Plane Figures: Oblique and Perpendicular Lines

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  • Box of sticks
  • Supplies
  • Board
  • Measuring angle



  1. Take two pairs of sticks with holes along the length and connect each pair with a brad at the center.
  2. Let's see how two straight lines can meet.
  3. Two straight lines can meet this way X or (rotate the second pair from an overlapping position, through the position shown so that the child may see that they are equal and then on to a perpendicular position) two straight lines can meet this way + (Note: each pair started form a horizontal position).
  4. Invite the child to measure the four angles of the first pair to see if they are right angles.
  5. None are right angles. In the second pair, all are right angles.
  6. When two straight lines meet and do not form angles that are right angles, the tow straight lines are oblique to each other.
  7. Review the meaning of oblique (deviated, slanting, not right).
  8. When two straight lines meet and form all right angles they are perpendicular to each other (perpendicular: Latin perpendicularis < perpendiculum, a plumb line < per, through and pendere, to hang).
  9. This perpendicular line hangs and goes through the other.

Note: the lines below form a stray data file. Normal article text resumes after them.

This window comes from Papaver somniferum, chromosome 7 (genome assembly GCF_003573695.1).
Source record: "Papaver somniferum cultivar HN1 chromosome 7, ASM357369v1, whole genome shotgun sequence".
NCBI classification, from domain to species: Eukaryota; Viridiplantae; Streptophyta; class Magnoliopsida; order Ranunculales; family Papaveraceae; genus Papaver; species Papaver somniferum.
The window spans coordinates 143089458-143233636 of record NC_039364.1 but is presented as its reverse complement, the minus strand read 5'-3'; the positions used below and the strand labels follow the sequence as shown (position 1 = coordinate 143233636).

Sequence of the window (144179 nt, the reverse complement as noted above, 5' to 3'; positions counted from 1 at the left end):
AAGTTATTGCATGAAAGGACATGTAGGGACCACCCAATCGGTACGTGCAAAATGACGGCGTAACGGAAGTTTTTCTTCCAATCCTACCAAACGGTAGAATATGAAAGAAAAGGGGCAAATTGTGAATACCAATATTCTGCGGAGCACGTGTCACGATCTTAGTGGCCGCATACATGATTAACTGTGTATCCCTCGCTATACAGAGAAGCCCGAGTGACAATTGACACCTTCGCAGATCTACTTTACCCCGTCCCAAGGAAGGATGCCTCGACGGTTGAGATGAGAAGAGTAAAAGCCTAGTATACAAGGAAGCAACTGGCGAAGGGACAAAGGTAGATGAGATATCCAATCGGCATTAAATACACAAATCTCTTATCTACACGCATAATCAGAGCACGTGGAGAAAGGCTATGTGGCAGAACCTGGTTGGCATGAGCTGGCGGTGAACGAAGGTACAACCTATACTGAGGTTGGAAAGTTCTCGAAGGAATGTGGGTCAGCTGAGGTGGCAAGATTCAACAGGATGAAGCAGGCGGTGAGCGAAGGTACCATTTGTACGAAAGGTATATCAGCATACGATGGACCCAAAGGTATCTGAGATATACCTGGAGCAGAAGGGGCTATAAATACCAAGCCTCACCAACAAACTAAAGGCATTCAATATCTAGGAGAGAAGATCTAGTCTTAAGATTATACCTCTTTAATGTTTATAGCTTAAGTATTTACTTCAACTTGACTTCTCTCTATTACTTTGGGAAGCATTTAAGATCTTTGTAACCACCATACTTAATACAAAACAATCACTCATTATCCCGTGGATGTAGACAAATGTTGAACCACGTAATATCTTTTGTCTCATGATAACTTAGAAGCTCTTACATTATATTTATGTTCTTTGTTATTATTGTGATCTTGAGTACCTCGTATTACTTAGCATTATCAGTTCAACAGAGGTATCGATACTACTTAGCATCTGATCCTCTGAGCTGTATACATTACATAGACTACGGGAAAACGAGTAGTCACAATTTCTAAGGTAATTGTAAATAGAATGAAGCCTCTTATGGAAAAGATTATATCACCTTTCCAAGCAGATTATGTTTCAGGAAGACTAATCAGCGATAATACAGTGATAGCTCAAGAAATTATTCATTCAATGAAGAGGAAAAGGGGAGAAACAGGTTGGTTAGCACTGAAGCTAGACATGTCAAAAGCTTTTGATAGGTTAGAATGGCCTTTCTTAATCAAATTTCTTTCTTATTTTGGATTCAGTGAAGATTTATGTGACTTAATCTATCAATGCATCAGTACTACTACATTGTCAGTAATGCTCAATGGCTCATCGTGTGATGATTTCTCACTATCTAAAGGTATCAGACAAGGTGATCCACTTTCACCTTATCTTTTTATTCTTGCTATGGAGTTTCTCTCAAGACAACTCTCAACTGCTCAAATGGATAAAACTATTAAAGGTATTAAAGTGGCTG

10. Note: the Old English word for plumb line is perpendicle.
  11. Three period lesson with child constructing them.

Control Of Error

Points Of Interest



1. Place a pair of overlapping sticks horizontally with the measuring angle positioned at the vertex. Ask the child to identify how the lines are in relation to one another as the top stick rotates ... oblique, oblique... perpendicular, oblique .... as they overlap again - silence) .... oblique ... etc.
2. The child is asked to take three pairs of sticks and unite them with brads in this way:
1st pair - both have hole along the length; united at the center
2nd pair - one has holes, the other is normal; united at the center of the one with holes
3rd pair - both have only end holes; united at one end.
The sticks are lain overlapping in horizontal positions. Using the measuring angle the child makes the first pair perpendicular and counts the right angles formed (4). The number is written on a piece of paper and is placed by the pair. The same procedure is followed for the second and third pairs. When two lines meet and are perpendicular to each other, they create four right angles, or two right angles or one right angle. Invite the child to try o arrange two perpendicular lines that create three right angles. It is not possible.
The first pair are two straight lines; the second are a line and a ray; the third are two rays.
3. With one pair of sticks with holes joined at the center and placed horizontally on the board, the child is asked to make the two line perpendicular, checking with the measuring angle. These lines are perpendicular. The teacher turns the whole thing 450 and measures the angles to check. How are these lines in relation to each other? Still perpendicular. Before the lines were horizontal and vertical, now both are in an oblique position. Do the same with the second and third pairs from the previous exercises. With the measuring angle, show that right angles are always formed, regardless of the position of the lines. Therefore all of these lines are still perpendicular to each other because the amplitude of the angle didn't change.